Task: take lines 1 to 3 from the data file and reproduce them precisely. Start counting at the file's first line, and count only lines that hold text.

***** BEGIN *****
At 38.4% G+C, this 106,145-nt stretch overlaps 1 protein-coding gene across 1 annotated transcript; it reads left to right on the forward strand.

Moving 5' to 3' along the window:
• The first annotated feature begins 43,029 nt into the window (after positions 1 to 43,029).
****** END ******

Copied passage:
At 38.4% G+C, this 106,145-nt stretch overlaps 1 protein-coding gene across 1 annotated transcript; it reads left to right on the forward strand.

Moving 5' to 3' along the window:
• The first annotated feature begins 43,029 nt into the window (after positions 1 to 43,029).